UTILIZING THE ‘TEXTALYZER:’ The editorial board of the Frederick News-Post is encouraging state lawmakers to have a close look at allowing police to use a device known as a textalyzer, which would allow an officer to quickly check if a driver’s cellphone had been in use before a car crash. At first blush, the idea smacks a bit of Big Brother looking over your shoulder. But the raging epidemic of distracted driving — which is costing too many lives and millions of dollars — means it may be worth trying.
BUSCH SAYS RECOVERY ALMOST COMPLETE: Nearly three months after he underwent a liver transplant, Maryland House Speaker Michael E. Busch says he’s almost made a full recovery — and he’s considering legislation that could make transplants like the one he received more accessible to residents of the state, reports Amanda Yeager for the Annapolis Capital.
MUSE WANTS MILLER CENSURED: Sen. Anthony Muse, an African American from Prince George’s County who is running for county exec, wants to censure Senate President Mike Miller for his defense of Supreme Court Chief Justice Roger B. Taney, author of the infamous Dred Scott decision, whose statue was removed from the State House grounds last week, Ovetta Wiggins is reporting for the Post.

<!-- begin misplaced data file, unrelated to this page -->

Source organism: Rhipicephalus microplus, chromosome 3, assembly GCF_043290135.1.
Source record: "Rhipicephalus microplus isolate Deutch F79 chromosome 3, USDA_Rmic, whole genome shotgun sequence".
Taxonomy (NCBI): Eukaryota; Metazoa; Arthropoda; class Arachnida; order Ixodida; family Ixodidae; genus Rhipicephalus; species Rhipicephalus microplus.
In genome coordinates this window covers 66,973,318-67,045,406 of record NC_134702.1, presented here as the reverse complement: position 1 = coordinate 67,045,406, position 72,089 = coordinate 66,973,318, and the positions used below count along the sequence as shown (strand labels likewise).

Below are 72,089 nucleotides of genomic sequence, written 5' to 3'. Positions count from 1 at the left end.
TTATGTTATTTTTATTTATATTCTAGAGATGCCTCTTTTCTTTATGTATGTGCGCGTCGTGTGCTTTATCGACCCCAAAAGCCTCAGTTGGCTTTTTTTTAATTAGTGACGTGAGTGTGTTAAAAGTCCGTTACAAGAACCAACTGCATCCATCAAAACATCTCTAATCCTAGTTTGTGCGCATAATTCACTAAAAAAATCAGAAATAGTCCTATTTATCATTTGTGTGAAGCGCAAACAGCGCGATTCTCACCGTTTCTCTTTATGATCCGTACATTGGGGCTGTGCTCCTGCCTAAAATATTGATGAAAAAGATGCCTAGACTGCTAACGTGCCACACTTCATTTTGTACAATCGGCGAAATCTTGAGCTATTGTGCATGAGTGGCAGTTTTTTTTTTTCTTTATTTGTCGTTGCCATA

- Muse’s request Wednesday to censure the words of Miller – a fellow Democrat – will be contained in a resolution Muse said he plans to introduce when the General Assembly reconvenes in January, reports Steve Lash for the Daily Record.
ALT-MYERS TO RUN FOR DELEGATE: Nicole Alt-Myers – a former Cumberland City councilwoman and wife of Washington County Commissioner Leroy Myers – is the first Republican of the 2018 cycle to file for District 1C, blogs Ryan Miner in A Miner Detail blog. The district is currently represented by Republican Del. Mike McKay who will run for Register of Wills in Allegany County.
- Alt-Myers, a resident of Clear Spring, is a former member of the Cumberland City Council and was appointed by Gov. Larry Hogan to the Maryland Economic Development Corp. board of directors in February. She is a Republican, writes Tamela Baker in the Hagerstown Herald-Mail.
- If elected, Alt-Myers would fill a seat held by her husband LeRoy Myers Jr. from 2003 to 2014, according to the Cumberland Times News. “I am very excited for her,” Leroy Myers said. “Before we were married, I’d known her for a long time. … I’ve seen her ability to serve on the city council. She wants to be involved.”
MO CO CANDIDATE LIST: Here’s MarylandReporter’s updated list of candidates for local, state and federal postitions. This week we added the courthouse offices, candidates for comptroller and U.S. Senate, and fixed a few errors and omissions.